With regard to the concerns some sources might have because of the fear of the lack of international demand for oil, Ghanim says that despite the financial incentives ratified by the western countries, the picture reflects fragility despite the slight improvement, and hence arouses fear that a setback might take place. This is particularly true as the debt crisis threatens many western countries, especially Greece, and even Spain and Britain. There is a fear that the world economy is no longer strong in its fundamentals, despite the increasing demand from countries such as India and China, which are building their stocks.
the Libyan Oil Minster went on to explain that the oil sector and the complications that affect it look like a mosaic, a mosaic in which there are many factors and not only offer and demand; there is the world economy, there are crises, there are real estate and industrial problems, and there are worries about the demand. All these and other issues complicate the situation and influence it greatly, exactly the same as an orchestra all whose members play well, but the music becomes out of tune because of the mistake of a single player.
With regard to the stocks, Ghanim stresses that they still are higher than their average of the past five years. He points out that the question always is about the expectations, and if these expectations predict high prices, the stocks are used.
With regard to the prices, which currently range between 70 and 80 dollars per barrel, Ghanim stresses that the prices fluctuate, and are no longer measured on the basis of what we consider right. Sometimes the prices rise suddenly, and then go down suddenly, sometimes overnight, and sometimes on a weekly basis because of these fluctuations. For this reason the assessment of the prices requires a long period, because sometimes they are affected merely by a statement, a political incident, or a storm, which increase their fluctuations.
With regard to the impact of the expected Iraqi oil production, Ghanim says: “Iraq has been deprived of production for many years for reasons beyond the control of all. Iraq is a country with huge oil resources and great production. However, these figures about which we are talking will be achieved only within seven to eight years, and during this period the demand will improve. When this happens Iraq will adhere, because adherence is in its interest in order to bring about the required balance to the markets.”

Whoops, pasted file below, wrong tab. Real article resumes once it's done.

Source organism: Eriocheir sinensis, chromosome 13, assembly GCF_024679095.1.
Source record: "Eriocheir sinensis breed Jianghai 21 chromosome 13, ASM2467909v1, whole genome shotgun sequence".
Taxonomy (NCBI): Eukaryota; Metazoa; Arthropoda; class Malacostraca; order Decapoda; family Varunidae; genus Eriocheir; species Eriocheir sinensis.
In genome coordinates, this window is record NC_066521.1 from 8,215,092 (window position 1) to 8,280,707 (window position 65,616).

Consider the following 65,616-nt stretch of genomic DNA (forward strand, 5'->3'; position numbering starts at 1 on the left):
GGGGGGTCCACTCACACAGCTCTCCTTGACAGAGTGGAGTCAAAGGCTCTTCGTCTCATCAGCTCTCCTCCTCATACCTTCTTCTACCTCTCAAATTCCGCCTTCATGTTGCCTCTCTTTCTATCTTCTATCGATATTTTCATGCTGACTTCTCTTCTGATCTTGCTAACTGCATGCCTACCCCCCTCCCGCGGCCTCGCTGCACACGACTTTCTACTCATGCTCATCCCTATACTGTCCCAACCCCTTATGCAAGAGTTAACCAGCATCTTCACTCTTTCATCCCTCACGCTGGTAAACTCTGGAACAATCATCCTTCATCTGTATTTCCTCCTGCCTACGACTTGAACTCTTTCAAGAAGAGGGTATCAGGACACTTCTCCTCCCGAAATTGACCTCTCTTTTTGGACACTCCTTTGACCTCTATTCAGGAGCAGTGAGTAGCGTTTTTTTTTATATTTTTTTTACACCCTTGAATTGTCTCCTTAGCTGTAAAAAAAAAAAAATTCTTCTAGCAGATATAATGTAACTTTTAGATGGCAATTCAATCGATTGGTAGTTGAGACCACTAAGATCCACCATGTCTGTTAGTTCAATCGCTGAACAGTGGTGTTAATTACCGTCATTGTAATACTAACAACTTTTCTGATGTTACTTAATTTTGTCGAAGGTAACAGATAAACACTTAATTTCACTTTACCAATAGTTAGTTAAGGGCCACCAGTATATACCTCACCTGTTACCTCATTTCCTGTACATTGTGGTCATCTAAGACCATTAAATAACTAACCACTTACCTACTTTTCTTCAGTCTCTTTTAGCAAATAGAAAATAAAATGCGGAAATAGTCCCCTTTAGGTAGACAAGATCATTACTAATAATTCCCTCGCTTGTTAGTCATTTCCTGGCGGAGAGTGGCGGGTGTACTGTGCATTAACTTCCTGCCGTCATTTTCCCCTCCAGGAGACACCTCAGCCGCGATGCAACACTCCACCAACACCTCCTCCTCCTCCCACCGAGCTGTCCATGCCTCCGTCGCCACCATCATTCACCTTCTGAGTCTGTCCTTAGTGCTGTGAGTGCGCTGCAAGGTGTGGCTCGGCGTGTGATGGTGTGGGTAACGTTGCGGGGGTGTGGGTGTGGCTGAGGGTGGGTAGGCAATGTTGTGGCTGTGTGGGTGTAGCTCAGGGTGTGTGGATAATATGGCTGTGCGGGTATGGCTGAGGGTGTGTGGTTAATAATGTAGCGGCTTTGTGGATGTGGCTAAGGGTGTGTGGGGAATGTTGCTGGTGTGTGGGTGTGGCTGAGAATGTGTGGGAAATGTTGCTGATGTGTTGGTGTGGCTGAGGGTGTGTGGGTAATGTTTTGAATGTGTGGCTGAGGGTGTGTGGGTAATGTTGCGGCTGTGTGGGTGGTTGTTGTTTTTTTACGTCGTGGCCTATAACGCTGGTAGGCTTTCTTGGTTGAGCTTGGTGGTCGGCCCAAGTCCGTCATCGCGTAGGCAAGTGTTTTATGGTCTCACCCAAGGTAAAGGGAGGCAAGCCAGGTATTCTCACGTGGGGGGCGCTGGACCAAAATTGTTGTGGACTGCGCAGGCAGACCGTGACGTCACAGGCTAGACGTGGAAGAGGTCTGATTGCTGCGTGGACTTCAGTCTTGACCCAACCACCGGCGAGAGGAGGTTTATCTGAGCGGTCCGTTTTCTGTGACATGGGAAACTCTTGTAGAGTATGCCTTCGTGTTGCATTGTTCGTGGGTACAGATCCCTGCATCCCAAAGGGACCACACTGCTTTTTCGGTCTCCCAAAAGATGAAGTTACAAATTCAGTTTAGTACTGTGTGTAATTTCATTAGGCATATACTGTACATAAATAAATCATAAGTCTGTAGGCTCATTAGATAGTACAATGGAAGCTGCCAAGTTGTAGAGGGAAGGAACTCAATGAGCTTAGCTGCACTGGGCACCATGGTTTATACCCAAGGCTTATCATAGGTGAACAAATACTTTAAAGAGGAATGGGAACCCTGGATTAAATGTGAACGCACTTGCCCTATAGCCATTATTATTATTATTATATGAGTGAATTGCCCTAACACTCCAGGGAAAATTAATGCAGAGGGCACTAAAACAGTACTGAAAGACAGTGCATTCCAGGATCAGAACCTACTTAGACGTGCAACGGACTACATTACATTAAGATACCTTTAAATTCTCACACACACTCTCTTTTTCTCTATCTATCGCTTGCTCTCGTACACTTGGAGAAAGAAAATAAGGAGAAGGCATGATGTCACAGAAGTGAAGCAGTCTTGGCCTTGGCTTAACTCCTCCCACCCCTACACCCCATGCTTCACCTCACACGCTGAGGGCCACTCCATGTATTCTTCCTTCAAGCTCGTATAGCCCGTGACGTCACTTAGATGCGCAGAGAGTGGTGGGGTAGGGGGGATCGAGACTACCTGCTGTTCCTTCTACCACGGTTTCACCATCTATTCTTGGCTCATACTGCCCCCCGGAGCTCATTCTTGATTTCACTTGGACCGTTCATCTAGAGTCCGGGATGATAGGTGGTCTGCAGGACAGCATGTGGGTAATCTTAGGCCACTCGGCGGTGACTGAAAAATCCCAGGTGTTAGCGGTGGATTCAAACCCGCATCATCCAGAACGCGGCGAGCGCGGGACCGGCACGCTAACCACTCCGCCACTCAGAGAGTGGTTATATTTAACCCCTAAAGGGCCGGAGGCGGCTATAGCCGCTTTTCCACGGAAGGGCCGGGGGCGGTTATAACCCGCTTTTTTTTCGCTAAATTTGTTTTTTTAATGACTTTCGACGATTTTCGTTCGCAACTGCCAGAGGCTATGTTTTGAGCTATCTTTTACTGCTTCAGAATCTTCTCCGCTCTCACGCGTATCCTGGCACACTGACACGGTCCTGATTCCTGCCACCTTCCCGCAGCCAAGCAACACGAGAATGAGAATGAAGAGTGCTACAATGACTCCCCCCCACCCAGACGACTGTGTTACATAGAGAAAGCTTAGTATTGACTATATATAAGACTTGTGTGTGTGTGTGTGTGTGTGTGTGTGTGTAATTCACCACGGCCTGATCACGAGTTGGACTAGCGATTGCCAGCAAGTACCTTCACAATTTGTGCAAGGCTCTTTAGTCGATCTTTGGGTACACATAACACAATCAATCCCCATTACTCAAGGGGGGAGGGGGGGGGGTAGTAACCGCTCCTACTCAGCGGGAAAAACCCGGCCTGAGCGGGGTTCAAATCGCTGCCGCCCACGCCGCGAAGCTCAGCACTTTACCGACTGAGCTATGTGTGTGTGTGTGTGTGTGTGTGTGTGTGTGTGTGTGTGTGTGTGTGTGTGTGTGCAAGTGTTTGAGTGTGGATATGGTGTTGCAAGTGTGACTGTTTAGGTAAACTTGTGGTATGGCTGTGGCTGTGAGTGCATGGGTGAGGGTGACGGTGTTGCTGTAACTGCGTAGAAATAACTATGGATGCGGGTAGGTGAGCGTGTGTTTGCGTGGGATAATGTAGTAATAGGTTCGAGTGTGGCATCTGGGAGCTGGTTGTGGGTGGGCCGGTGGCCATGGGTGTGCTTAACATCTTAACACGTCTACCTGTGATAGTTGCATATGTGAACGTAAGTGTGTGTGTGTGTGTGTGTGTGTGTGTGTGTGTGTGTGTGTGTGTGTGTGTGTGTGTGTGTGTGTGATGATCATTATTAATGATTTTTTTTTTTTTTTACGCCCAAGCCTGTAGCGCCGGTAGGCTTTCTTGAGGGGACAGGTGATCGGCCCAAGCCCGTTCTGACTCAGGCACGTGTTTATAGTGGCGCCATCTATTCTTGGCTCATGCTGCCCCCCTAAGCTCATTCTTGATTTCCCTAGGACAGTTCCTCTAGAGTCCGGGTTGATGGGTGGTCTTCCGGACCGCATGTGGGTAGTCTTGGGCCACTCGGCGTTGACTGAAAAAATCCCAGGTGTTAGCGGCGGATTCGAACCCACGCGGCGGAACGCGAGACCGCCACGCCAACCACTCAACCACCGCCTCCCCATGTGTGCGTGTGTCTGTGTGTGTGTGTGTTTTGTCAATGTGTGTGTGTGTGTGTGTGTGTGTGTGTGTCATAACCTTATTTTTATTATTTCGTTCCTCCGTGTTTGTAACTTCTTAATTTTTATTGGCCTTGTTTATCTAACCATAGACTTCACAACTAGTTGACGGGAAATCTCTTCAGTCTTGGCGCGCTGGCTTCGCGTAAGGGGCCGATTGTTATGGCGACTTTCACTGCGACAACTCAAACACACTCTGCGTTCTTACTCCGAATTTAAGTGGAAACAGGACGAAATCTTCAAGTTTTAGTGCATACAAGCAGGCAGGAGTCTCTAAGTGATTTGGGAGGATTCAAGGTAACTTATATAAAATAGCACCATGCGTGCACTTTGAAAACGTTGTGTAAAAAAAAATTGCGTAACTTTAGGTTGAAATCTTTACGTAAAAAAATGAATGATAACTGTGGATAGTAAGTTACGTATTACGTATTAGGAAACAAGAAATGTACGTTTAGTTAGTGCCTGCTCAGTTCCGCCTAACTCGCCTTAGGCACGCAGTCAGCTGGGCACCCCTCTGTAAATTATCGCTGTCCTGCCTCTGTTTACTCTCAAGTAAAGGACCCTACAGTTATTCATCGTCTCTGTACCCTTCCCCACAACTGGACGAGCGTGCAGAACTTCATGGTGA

With regard to the deteriorating crisis between Libya and Switzerland, Shukri Ghanim stresses that Switzerland has worked to introduce a blacklist that includes 188 Libyan personalities, including Col Muammar al-Gaddafi, his family, the prime minister, and the foreign minister, and asked all the countries (the members of the Schengen Agreement) not to deal with anyone whose name is on that list. This has upset many sides, including the western allies of Switzerland, and they rejected the Swiss exploitation of the Schengen mechanism as a weapon and for purposes other than its original ones; this has motivated the Jamahiriyah to reciprocate.
In reply to the question: How can a state allow a case caused by an individual to expand until it becomes a political crisis? Ghanim stresses that the issue is not one of an individual, because when a country allows one of its citizens to be insulted, it will allow its entire people to be humiliated. He uses as evidence the proverb. “You have been eaten the day the white ox was eaten [a fable about three oxen who were too strong for a lion, and hence it drove a wedge between them, and managed to eat them one by one].” Ghanim stresses that that individual in particular carries a diplomatic passport that grants him more diplomatic immunity.
In reply to a question about whether Libya is afraid for its economic interests in Switzerland, Ghanim explains that the interests between the two countries are not of great importance; however, he hopes that the crisis will be resolved.